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'Frugal Billionaire' Dies at Age 91. Would Take Home Salt & Pepper Packets from Restaurants

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Ikea has helped define the look of a generation. Its sleek, budget-friendly furniture has helped many a college grad, graduate student, or young family furnish their home.

The economical flat pack furniture is almost everywhere. Do any of us not have a story of the joy and terror that is using an Allen wrench to build our home furnishings?

On Jan. 28, 2018, Ingvar Kamprad, the billionaire founder of Ikea, passed away. “One of the greatest entrepreneurs of the 20th century, Ingvar Kamprad, has peacefully passed away at his home in Smaland, Sweden, on Jan. 27,” Ikea said in a statement.

His value was estimated to be somewhere in the neighborhood of $58 billion — more money than most of us can really even imagine.

He didn’t stumble into it, though. He wasn’t handed money because of position or lineage — he worked hard for every single penny from a very young age.

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Kamprad was known for his frugality: in his own home town he was known as ‘Uncle Scrooge’ or ‘The Miser.’ He drove an aged Volvo and would take home salt and pepper packs after he went out to eat.

He refused to wear suits and ties and would only fly coach. This frugality would also extend to Ikea’s business practices. Employees were encouraged to fly economy and stay at budget hotels.

In an pamphlet Kamprad penned, “The Testament of a Furniture Dealer,” Kamprad stressed that wasting resources was a sin and that the company had a duty to expand.

Kamprad has not been running the company since 1988. He remained an active part of the company’s culture, functioning as an adviser. An employee magazine in 2012 stated his kids would have an extended role in the company. By 2013 he had stepped down as chairman of the board.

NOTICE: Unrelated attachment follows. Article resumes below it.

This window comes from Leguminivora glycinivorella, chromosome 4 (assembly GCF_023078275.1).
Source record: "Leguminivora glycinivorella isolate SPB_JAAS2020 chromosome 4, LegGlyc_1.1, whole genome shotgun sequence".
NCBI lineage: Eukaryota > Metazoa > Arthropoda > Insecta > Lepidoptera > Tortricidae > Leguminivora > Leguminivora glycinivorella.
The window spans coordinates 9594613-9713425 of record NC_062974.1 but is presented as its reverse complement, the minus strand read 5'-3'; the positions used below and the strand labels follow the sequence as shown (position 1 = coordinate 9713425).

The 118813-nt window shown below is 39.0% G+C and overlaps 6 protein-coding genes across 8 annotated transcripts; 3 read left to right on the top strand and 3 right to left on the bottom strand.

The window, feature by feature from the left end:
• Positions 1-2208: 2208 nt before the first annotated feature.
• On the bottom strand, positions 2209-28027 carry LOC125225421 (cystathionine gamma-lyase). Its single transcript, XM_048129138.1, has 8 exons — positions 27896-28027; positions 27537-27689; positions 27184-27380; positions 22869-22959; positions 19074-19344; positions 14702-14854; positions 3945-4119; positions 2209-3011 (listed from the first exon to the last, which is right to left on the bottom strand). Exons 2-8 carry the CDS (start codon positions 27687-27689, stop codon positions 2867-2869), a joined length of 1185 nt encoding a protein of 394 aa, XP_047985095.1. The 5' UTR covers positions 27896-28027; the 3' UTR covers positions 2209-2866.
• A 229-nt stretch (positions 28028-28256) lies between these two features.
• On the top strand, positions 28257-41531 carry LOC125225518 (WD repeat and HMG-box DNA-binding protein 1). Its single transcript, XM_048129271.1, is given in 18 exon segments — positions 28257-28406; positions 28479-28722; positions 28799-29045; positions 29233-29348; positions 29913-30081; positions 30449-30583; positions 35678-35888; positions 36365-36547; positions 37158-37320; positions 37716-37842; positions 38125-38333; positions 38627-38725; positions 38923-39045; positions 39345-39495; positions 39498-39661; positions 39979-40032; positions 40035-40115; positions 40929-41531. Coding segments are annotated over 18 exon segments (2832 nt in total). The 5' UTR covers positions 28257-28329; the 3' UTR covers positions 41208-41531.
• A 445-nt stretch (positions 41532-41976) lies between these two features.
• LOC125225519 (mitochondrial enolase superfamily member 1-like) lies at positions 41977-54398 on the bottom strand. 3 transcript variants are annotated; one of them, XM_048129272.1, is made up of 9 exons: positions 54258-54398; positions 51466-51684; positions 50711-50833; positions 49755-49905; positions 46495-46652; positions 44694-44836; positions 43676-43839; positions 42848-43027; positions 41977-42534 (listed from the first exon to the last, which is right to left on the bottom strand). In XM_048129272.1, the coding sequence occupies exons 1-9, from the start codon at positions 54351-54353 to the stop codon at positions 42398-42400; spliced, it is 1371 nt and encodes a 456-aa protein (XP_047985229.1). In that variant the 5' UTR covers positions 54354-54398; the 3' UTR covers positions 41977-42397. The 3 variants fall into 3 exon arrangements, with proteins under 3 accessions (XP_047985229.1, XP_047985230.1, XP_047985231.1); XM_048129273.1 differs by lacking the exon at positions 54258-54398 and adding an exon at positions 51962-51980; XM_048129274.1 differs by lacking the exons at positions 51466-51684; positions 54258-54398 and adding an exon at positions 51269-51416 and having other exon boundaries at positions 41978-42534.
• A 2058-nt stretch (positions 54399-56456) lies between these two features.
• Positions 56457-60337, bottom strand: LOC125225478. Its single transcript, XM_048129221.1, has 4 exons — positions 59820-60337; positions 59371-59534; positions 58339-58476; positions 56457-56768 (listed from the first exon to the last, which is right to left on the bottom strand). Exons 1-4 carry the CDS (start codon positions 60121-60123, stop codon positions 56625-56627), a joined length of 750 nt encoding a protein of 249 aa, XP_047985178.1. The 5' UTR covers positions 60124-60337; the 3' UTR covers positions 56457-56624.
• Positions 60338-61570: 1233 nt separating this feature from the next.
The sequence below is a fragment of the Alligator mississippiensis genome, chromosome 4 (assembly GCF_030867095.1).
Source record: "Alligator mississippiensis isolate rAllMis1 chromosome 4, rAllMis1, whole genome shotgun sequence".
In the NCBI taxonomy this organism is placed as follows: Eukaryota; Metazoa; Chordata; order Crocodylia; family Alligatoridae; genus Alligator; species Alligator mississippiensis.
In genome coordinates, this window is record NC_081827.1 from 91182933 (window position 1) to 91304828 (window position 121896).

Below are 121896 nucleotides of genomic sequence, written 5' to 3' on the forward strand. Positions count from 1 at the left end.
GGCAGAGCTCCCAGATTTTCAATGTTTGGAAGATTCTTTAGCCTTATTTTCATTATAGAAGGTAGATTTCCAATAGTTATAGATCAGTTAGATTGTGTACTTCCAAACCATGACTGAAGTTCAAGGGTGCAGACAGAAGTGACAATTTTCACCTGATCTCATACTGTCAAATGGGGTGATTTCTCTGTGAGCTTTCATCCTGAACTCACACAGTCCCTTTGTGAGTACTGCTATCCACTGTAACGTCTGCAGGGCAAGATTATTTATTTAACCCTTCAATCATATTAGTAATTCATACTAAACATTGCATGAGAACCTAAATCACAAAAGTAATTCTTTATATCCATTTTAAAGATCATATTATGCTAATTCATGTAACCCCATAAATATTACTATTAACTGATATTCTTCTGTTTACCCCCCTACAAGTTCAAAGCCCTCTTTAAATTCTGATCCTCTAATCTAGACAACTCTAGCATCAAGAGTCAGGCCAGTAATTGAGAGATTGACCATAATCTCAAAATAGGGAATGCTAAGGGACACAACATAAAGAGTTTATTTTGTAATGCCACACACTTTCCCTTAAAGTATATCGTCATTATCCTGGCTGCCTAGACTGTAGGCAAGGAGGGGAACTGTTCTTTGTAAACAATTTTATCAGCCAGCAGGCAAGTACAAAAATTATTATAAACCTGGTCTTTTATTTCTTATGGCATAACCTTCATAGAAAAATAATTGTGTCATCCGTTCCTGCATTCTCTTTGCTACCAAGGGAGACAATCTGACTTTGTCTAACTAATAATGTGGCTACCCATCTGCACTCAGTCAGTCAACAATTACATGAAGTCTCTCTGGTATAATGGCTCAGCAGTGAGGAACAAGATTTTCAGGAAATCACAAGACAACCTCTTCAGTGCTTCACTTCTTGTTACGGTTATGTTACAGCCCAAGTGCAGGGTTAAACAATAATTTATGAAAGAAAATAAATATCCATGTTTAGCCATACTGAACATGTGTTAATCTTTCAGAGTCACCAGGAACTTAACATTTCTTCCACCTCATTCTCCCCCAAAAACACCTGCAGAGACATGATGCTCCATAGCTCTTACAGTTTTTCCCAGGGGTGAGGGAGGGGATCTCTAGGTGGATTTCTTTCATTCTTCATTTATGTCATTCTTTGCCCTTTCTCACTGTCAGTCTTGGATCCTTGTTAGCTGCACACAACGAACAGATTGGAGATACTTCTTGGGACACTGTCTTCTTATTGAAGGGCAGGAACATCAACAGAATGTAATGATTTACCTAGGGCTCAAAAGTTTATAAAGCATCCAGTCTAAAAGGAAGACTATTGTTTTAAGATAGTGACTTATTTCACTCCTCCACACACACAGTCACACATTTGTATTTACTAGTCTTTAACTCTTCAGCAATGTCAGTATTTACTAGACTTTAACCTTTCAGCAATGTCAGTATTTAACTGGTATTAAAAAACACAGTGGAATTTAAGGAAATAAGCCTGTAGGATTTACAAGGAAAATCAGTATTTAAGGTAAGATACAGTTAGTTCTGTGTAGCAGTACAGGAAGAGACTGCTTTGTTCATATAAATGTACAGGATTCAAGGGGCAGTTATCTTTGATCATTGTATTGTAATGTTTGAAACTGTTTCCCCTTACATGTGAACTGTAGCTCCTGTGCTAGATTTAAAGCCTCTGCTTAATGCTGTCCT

Kamprad showed an inclination toward business from an early age. At age 5 he would buy matchsticks in bulk and sell them in smaller packs to friends and neighbors.



From there he went to selling seeds, pencils, and eventually pens, wallets, and nylons from a modified milk van. He stumbled on the idea of flat pack furniture when an early Ikea employee took a table apart to transport it.

Kamprad started Ikea at age 17. In part he used money his father gave him for doing well in school, despite his dyslexia.

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What are most 17-year-olds you know doing right now? Maybe playing video games, or preparing college applications if they’re industrious. You probably don’t know many — any? — who are as devoted to business as Kamprad was.

He was active and lived by his frugal principles to the end, and is being hailed as the “greatest Swedish entrepreneur to have ever lived.”

“Ingvar Kamprad was a great entrepreneur of the typical southern Swedish kind – hardworking and stubborn, with a lot of warmth and a playful twinkle in his eye,” Ikea said in a statement.

The Swedish Foreign Minister said Kamprad “put Sweden on the world map.” There is no word if if the map comes in a flat pack and requires assembly.

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